This month, two PC World readers are going to be the lucky recipients of Huawei’s latest smartwatch, the HUAWEI WATCH GT 2 Pro, valued at $499.
Samurai Shodown Sen
Samurai Showdown Sen could easily be mistaken for a poorly made Nintendo 64 title
- Large character roster, hilariously cliche violence
- Clunky combat, unpolished graphics, unbalanced fighters, weak story mode, uneven online matchmaking
It's sad to see what's become of the Samurai Shodown franchise over the years. Back in the day, this was a fighting game that you could mention alongside the likes of Street Fighter and King of Fighters. It had rich, beautiful artwork complimented by an anime-inspired style, and it had exciting weapons-based combat, which was huge for a 2D-fighting series. But ever since SNK moved the franchise to 3D, the quality has degraded to the point where you're left wondering the series is still around. Samurai Shodown Sen, the newest addition in the lineup, is further proof that some franchise should retire gracefully rather than hang on long after they've worn out their welcome.
I first encountered Samurai Showdown Sen at last year's E3, when the game was still in the hands of Ignition Entertainment (they were also there showing off SNK's The King of Fighters XII and Vanillaware's Muramasa). Although my time with this upcoming game was brief, I walked away surprised by the clunky combat and horribly unpolished graphics; I didn't completely write it off, however, because it carried the Samurai Shodown brand. I chalked up my poor experience to the vagaries of the E3 showfloor and an unimpressive demo that had most likely been rushed for the conference. Perhaps the final product would look and play vastly different once the game hit store shelves, I thought.
Less than a year later, I'm looking at a final product that shows absolutely no improvement over the lackluster E3 demo. Honestly, I never thought I'd say this but Samurai Showdown Sen is the worst fighting game I've played since Castlevania Judgment. In fact, it's actually worse than Samurai Shodown: Warriors Rage, and that was considered to be the worst game in the series yet.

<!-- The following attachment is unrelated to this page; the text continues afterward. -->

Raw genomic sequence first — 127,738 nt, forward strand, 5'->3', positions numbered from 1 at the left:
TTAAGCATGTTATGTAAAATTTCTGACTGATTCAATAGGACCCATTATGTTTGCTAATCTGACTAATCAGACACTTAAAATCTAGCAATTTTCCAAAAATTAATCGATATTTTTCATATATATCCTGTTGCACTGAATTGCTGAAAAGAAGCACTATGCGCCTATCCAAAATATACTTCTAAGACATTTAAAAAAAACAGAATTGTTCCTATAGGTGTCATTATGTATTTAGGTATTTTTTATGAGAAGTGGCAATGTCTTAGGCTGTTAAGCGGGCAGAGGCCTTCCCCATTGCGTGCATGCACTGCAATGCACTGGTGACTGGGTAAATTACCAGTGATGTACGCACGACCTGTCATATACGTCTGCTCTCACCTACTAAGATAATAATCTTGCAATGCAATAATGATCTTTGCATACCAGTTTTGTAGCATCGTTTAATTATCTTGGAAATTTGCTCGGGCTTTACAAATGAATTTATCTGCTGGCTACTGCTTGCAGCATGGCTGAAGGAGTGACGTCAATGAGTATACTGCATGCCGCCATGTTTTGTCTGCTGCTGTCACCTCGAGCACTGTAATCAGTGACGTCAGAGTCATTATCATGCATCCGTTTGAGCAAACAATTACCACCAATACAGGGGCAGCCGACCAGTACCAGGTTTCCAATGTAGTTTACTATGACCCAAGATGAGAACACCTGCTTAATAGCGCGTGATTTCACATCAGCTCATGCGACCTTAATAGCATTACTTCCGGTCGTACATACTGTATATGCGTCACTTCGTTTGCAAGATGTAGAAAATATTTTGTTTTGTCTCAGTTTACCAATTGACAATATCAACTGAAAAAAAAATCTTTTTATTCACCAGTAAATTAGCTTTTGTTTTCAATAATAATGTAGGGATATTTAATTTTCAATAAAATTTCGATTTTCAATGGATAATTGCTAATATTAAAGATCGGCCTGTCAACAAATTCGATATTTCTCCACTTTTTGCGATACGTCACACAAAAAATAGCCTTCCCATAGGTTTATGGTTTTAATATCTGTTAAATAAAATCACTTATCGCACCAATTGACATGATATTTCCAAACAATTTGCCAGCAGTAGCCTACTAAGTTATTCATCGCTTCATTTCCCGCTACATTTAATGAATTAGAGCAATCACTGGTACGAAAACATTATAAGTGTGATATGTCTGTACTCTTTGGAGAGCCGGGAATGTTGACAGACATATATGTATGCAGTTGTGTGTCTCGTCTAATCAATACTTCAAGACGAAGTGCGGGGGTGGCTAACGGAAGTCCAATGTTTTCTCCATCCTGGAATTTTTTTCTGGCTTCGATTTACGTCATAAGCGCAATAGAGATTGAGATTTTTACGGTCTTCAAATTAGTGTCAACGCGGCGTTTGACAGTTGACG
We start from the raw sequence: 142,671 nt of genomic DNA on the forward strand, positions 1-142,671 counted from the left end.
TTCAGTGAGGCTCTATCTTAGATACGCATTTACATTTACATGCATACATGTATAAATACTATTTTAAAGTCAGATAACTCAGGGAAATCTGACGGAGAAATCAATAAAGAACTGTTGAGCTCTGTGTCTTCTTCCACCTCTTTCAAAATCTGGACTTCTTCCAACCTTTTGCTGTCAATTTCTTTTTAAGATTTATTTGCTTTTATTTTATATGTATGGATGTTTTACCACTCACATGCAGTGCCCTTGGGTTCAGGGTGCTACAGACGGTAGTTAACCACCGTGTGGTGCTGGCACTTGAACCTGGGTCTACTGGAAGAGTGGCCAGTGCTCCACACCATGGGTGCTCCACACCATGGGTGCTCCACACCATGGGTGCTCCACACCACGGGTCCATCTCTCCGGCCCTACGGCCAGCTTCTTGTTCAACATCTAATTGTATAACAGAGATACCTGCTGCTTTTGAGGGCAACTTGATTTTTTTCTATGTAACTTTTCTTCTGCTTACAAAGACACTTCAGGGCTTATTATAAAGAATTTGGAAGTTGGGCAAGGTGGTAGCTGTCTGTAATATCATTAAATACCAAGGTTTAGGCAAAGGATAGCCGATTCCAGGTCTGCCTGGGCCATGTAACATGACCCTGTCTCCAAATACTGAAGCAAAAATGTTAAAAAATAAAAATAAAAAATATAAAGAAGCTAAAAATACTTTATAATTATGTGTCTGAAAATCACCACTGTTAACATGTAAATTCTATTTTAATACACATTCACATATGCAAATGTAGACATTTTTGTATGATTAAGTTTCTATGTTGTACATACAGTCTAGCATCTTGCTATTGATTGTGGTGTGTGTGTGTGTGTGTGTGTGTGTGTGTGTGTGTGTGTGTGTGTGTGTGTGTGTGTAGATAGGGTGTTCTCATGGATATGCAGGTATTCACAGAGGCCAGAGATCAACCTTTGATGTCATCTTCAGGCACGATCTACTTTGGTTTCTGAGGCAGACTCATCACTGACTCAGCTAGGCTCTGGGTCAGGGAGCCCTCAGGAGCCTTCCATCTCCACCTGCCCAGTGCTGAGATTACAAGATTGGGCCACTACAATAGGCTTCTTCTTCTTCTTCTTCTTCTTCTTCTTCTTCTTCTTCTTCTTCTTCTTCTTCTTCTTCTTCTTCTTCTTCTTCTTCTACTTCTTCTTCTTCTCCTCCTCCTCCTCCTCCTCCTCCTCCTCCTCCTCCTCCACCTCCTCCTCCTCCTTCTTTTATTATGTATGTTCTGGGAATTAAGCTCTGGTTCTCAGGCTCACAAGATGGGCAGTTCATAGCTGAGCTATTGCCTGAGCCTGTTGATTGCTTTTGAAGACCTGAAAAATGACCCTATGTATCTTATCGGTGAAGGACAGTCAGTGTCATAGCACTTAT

Samurai Showdown Sen could easily be mistaken for a poorly made Nintendo 64 title. All of the fighters look terrible, built from overly blocky polygons with washed out colors. Moreover, the static backgrounds are cramped and unappealing, with sparse artwork that just appears thrown together. None of this does anything to benefit the story mode, which is little more than varying pages of scrolling text at the beginning and end of several repetitive fights. If you've beaten the game with one character, you've essentially seen everything Samurai Showdown Sen has to offer.
What makes it even worse is that the game's combat is so poor. While it's obvious that the developers were trying to emulate SoulCalibur, the result feels unoriginal and incomplete. The animation isn't fluid, making the already stiff fighting mechanics feel even more static and unresponsive. While playing the game, I'd often try to execute combos and special moves, but I'd have no indication of my success due to the lack of a combo counter. Even that basic element isn't present in the Training Mode, which sports very few tools to help you master any of the characters.
Speaking of which, Samurai Showdown Sen at least manages to bring a huge number of classic and new characters to the mix, all with slightly varying styles of combat. But while the game tries to establish benefits and drawbacks to each fighter, the reality is that the entire roster lacks balance. Characters like Haohmaru, Galford, and Ukyo are essentially useless compared to certain lighting fast and over-powered newcomers, such as Angelica and Killian, making most victories a simple matter of choosing a superior fighter and button mashing your way to victory.
At the very least, the online combat provides some fun, provided you can find another player. After three days on Xbox Live, I found a few gamers online in ranked matches, and for 30 minutes in each instance, I'd wind up playing the same person for multiple sessions despite actively looking for new players. Online play for the most part has been completely lag free, which was a plus, but I oddly went from fighting people with 10-match records to 150-match players after only a few fights. Not that it mattered: there's little difference between fighting an experienced player or a novice, since spamming buttons and timing blocks doesn't require much strategy here.
Of SNK's two oldest franchises, it's clear that Samurai Showdown can't keep up with King of Fighters XII -- or any other fighting series, for that matter. It's no surprise to me that Ignition Entertainment jumped clear of this train wreck while they still could. Unless you're one of the most hardcore fans of this series, stay as far away from this game as you can. Despite the improved character roster and so-bad-it's-funny decapitations, Samurai Showdown Sen has very little to offer you except easy Achievement Points.
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